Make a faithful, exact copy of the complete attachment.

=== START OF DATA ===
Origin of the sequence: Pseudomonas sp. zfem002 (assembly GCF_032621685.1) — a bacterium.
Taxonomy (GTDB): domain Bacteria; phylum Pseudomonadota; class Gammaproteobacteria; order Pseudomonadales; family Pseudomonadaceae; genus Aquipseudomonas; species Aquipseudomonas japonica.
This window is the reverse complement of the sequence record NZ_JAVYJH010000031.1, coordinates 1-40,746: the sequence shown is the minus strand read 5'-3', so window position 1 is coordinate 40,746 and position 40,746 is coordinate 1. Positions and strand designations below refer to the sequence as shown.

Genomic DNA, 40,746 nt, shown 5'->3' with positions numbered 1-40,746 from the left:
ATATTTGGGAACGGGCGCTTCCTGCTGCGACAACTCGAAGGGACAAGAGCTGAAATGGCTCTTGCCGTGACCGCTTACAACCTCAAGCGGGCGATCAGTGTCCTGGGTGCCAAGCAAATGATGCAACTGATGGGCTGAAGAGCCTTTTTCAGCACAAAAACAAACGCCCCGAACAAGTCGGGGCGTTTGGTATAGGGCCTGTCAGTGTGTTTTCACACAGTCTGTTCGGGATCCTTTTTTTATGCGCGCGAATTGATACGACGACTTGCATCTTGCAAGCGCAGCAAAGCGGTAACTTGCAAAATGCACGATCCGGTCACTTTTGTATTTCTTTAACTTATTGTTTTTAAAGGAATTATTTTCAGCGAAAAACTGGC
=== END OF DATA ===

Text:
Origin of the sequence: Pseudomonas sp. zfem002 (assembly GCF_032621685.1) — a bacterium.
Taxonomy (GTDB): domain Bacteria; phylum Pseudomonadota; class Gammaproteobacteria; order Pseudomonadales; family Pseudomonadaceae; genus Aquipseudomonas; species Aquipseudomonas japonica.
This window is the reverse complement of the sequence record NZ_JAVYJH010000031.1, coordinates 1-40,746: the sequence shown is the minus strand read 5'-3', so window position 1 is coordinate 40,746 and position 40,746 is coordinate 1. Positions and strand designations below refer to the sequence as shown.

Genomic DNA, 40,746 nt, shown 5'->3' with positions numbered 1-40,746 from the left:
ATATTTGGGAACGGGCGCTTCCTGCTGCGACAACTCGAAGGGACAAGAGCTGAAATGGCTCTTGCCGTGACCGCTTACAACCTCAAGCGGGCGATCAGTGTCCTGGGTGCCAAGCAAATGATGCAACTGATGGGCTGAAGAGCCTTTTTCAGCACAAAAACAAACGCCCCGAACAAGTCGGGGCGTTTGGTATAGGGCCTGTCAGTGTGTTTTCACACAGTCTGTTCGGGATCCTTTTTTTATGCGCGCGAATTGATACGACGACTTGCATCTTGCAAGCGCAGCAAAGCGGTAACTTGCAAAATGCACGATCCGGTCACTTTTGTATTTCTTTAACTTATTGTTTTTAAAGGAATTATTTTCAGCGAAAAACTGGC